In previous years, tracking Iran's nuclear program ate up roughly 12 percent of the IAEA's 164 million euro inspection budget, which is part of the agency's relatively modest 500 million euro annual allocation. (That sum includes both regular contributions and additional, voluntary contributions from member states.) In addition to Iran, the IAEA is also tasked with monitoring the nuclear ambitions and safeguards of some 180 other countries, according to its latest annual report.

As recently as November, the IAEA told member states it required an additional 4.6 million euros to adequately keep tabs on Iran's facilities in accordance with the still-valid Joint Plan of Action. That plan, implemented at the beginning of last year, was an interim agreement to curb Iran's nuclear program while all sides continued to negotiate a final deal, and involved increased inspections of Iran's facilities by the IAEA.

Plenty of countries -- including those outside the P5+1 team, the group of world powers that is negotiating with Iran -- have pledged more money than the agency said it needed to continue running its inspections. As of February 2015, the IAEA had collected an additional 1.1 million euros.

"The December pledge by the United States was for 750,000 euros, in addition to the 850,000 euros that we had previously pledged for IAEA verification activities under the previous duration of the [Joint Plan of Action]," the State Department official added. "We strongly welcome the contributions already announced by some member states, and we hope others will join us in giving positive consideration to providing additional extra-budgetary contributions toward the IAEA's [Joint Plan of Action]-related efforts.”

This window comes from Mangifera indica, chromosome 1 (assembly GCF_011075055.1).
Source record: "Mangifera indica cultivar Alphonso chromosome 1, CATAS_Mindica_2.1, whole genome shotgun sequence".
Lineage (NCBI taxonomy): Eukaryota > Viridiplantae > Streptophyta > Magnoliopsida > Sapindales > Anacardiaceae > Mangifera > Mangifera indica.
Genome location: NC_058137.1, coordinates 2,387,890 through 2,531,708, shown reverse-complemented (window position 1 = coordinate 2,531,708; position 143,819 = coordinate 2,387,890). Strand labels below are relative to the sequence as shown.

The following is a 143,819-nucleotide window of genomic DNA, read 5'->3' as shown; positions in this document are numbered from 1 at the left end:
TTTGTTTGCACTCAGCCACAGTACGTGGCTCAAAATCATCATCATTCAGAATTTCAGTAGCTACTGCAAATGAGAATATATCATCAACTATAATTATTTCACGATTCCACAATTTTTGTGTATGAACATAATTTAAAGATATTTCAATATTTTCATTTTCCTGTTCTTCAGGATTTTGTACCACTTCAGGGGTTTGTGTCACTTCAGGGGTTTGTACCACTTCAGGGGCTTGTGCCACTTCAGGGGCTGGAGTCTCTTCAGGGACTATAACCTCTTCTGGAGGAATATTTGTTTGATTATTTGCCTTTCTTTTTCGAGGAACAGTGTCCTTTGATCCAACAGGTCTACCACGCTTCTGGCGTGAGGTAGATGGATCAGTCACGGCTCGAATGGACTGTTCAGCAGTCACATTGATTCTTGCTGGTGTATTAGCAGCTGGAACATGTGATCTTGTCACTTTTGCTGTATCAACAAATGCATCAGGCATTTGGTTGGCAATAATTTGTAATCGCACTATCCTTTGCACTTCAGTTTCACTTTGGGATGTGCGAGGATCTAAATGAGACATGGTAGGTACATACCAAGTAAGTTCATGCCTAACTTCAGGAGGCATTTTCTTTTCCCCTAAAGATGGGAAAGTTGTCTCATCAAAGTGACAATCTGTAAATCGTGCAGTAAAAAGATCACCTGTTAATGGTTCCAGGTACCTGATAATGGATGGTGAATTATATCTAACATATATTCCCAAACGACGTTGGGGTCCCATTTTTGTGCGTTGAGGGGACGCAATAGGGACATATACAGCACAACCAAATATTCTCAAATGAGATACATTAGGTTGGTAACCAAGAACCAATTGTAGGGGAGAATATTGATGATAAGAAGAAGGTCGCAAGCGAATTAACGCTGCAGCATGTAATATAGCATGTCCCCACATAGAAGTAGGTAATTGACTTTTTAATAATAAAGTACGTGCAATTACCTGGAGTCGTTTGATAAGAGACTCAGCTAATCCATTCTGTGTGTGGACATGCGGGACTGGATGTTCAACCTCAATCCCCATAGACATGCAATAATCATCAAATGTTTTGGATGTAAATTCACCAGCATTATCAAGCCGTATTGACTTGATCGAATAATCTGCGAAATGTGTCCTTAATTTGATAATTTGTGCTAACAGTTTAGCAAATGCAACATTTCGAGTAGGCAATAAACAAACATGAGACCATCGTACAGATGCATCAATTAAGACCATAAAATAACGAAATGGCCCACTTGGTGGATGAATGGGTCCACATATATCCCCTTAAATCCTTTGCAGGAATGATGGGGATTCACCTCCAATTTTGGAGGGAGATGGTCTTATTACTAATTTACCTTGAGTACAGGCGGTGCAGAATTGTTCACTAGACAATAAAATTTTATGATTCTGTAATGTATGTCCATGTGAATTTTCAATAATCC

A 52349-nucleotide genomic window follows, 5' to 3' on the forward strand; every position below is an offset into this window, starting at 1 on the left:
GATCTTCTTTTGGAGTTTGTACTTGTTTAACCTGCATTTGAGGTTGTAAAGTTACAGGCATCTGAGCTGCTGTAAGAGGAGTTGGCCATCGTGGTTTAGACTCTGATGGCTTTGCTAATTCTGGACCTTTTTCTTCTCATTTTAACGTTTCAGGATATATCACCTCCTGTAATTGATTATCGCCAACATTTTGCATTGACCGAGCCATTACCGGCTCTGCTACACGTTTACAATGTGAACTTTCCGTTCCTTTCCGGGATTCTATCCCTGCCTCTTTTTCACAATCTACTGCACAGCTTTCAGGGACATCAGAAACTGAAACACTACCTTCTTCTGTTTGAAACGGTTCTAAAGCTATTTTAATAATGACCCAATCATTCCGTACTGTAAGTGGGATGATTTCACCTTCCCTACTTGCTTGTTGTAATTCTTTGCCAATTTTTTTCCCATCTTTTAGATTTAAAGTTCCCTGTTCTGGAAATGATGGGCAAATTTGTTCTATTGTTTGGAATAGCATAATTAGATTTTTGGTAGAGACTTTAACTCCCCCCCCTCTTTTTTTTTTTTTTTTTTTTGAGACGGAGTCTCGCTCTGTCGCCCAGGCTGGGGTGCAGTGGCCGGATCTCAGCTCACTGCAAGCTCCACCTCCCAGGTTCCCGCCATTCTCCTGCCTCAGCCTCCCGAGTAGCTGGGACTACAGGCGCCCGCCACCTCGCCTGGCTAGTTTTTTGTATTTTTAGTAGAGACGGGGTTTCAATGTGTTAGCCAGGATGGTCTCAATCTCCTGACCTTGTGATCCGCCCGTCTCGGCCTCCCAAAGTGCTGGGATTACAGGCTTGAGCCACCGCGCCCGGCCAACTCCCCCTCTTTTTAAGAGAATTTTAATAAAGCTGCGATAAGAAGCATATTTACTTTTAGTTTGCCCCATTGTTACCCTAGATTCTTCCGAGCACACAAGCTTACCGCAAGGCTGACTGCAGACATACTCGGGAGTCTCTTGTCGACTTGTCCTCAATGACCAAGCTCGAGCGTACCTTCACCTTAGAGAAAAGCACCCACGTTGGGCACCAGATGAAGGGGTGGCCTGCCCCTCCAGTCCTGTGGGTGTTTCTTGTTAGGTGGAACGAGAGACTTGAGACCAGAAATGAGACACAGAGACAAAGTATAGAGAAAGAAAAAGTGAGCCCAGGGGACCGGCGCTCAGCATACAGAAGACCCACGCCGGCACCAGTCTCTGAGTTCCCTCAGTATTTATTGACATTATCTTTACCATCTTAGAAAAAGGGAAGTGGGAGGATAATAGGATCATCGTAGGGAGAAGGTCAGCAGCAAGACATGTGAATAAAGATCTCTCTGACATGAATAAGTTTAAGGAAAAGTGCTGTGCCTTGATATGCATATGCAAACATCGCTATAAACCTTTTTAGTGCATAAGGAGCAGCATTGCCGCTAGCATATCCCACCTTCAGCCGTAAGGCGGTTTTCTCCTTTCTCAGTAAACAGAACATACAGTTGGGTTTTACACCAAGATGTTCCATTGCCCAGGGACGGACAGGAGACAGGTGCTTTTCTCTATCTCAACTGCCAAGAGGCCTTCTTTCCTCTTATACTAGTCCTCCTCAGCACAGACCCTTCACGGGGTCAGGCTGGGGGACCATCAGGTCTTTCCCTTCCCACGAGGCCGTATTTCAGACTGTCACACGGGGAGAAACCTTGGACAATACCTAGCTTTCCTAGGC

If a deal is eventually finalized, the IAEA is very likely to require a bigger check than what the U.S. has already offered.

As a critical player in any successful deal with Iran, the IAEA's position at the negotiating table has its own potential complications. No one -- least of all the P5+1 negotiating partners -- want to let a lack of funding hinder its crucial inspections and verifications, so the agency's additional needs will likely be met. But the agency also could find itself in the crosshairs of those that want the deal to fail, since the success of any deal hinges on its performance.

"It's going to be a definite increase over what we're committing now," said Blaise Misztal, director of the Bipartisan Policy Center's Foreign Policy Project, where he has published several pieces on IAEA funding and the Iran deal.

The money isn't necessarily tough to get, he added. "Additional funding under the [Joint Plan of Action] was pretty easy to get for the IAEA. The P5+1 kicked in pretty quickly."

One potential hurdle is that the IAEA's budgetary needs seldom align with the budgetary deadlines of legislative bodies. The problem may not be whether the money is earmarked, Misztal said, but when it can be free of bureaucratic red tape.

"It can always be a concern," he said. "It wasn't part of [the IAEA's] regular budget." Instead, he added, budgetary needs could happen at six-month or four-month intervals.

This story has been updated to include comment from an IAEA spokesman.

Popular in the Community